Is the 1996 Lotus 110 still competitive?

Famed record setting time trial bike put to the test

Aero Custom
1996 Lotus 110 Time Trial Bike

This was once one of (if not the) fastest bikes in the world.

Editor’s Note: Thanks to Matt Barkley of Red Lantern Cycles for allowing RoadBikeReview to test ride this 1996 Lotus 110 time trial bike.

The Lotus 110 (and its predecessor, the Lotus 108) is one of the most iconic bikes in two-wheeled history. Designed by Mike Burrows and engineered by Lotus in 1992, it features a carbon fiber frame with the noticeable absence of a down tube. 

1996 Lotus 110 Time Trial Bike

Radical frame design is an understatement.

The Lotus 108 was originally constructed for racing Olympic pursuit and features a single-leg fork and single chainstay/seatstay on the drive side. On this bike, Chris Boardman set a world record at the 1992 Barcelona Olympics in the 4000-meter pursuit.

The Lotus 108 evolved into the 110, which featured a traditional fork and chainstays/seatstays. In 1996, Boardman set the world hour record on the 110, covering 56.375 kilometers (or just over 35 miles) in one hour. Though this mark is labeled “best human effort” because Boardman used a disc wheel, aerobars, and the superman position, the bike remains a tribute to what’s possible on two wheels. Think about how hard it is just to go 30mph in a sprint, let alone 35mph. Then imagine holding that speed for an hour. Incredible. Truly incredible.
 

1996 Lotus 110 Time Trial Bike

No room for a 23mm tire here.

Well, turns out there’s a 1996 Lotus 110 on sale at Red Lantern Cycles in Menlo Park, California. And when I spotted it, I suggested to the shop’s owner that it would be cool to see how this legendary time trial bike measures up 21 years later. He agreed.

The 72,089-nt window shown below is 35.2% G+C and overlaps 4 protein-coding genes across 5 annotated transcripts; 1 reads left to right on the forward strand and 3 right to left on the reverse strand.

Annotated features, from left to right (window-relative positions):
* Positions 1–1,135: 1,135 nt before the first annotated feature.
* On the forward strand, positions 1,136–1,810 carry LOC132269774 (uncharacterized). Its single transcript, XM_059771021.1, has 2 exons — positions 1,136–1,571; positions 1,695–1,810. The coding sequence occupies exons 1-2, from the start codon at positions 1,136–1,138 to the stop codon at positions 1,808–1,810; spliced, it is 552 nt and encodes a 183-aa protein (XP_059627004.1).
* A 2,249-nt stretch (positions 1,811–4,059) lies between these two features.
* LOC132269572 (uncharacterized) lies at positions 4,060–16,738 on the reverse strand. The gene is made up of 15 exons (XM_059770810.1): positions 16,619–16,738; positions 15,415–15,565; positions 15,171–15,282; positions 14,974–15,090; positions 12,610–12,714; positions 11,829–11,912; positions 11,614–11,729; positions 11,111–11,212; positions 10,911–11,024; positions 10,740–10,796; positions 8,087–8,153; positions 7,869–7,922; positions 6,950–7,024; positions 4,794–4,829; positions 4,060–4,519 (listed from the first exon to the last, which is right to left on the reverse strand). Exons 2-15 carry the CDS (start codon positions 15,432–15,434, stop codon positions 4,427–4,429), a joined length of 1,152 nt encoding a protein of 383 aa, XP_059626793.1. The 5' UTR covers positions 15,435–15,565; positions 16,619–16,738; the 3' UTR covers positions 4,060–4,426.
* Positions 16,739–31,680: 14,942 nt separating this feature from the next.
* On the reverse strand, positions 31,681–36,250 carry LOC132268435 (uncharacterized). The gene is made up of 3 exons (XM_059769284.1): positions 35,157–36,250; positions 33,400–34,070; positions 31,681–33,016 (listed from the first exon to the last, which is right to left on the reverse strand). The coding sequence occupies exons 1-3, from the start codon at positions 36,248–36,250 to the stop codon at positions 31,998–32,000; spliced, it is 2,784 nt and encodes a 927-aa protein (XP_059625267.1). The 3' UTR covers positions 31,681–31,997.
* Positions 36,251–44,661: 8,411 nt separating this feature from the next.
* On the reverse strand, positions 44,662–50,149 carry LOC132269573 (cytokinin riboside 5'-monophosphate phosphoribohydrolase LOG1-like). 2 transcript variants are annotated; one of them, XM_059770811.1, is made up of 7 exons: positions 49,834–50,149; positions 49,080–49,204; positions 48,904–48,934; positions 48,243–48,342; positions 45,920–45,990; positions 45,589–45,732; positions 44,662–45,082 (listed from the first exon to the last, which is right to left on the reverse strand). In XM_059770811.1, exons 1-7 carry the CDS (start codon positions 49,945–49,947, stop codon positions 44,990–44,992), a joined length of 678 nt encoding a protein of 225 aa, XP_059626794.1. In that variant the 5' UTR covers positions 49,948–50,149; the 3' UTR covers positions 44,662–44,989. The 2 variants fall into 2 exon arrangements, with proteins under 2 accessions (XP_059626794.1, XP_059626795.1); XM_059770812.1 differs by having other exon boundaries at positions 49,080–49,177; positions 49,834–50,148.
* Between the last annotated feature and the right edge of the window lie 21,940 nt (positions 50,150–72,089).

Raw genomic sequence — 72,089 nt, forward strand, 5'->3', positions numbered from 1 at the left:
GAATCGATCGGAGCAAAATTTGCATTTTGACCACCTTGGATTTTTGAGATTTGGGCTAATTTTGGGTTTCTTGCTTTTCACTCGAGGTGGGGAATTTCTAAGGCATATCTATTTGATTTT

The test would be a one hour time trial by yours truly. I wanted to see how this old bike would compare to more modern designs with updated components such as wider tires, deeper rims, and perhaps more aerodynamic frames. From what I can gather, the owner purchased just the frame and not the aerodynamic fork. Cost was approximately $3000 in 1996, so if money doubles every 10 years at 7% return, then the current value is around $12,000. Sounds about right for a top-end road bike. The historic frame has been paired with these components:

  • Wheels: Corima carbon 12-spoke, 50mm front, Corima 4-spoke, 40mm rear
  • Tires: 21mm Veloflex Servizio Corse tubulars with latex tubes
  • Brakes: MRC center pull aerodynamic
  • Saddle: Flite Evolution carbon shell with titanium rails
  • Bars: Profile Design one-piece
  • Shifters: Shimano Dura Ace 9-speed bar end with 11-23 cassette
  • Rear derailleur: Shimano Dura Ace
  • Front derailleur: Campagnolo Daytona
  • Crankset: 53×39 FSA Carbon Pro Team Issue 175mm with Octalink BB
  • Weight: 19.9 pounds without pedals
1996 Lotus 110 Time Trial Bike

Putting the famed Lotus 110 to the test.

The Test

Canada Road in Woodside, California, has a wide shoulder and isn’t too crowded with cars, making it a great TT bike testing ground. There are a few out-and-back segments around 10 miles in length. To make the course long enough for a one-hour effort, I typically do these courses approximately 2.5 times. My personal record of 24.18 miles for the course in question was set in November 2014. I was riding a BMC TM01 with Hed Jet 60 front wheel and Hed Jet Disc rear wheel, and I was wearing an aero helmet. My average heart rate was 157bpm with a max of 174. So how would the Lotus 110 measure up?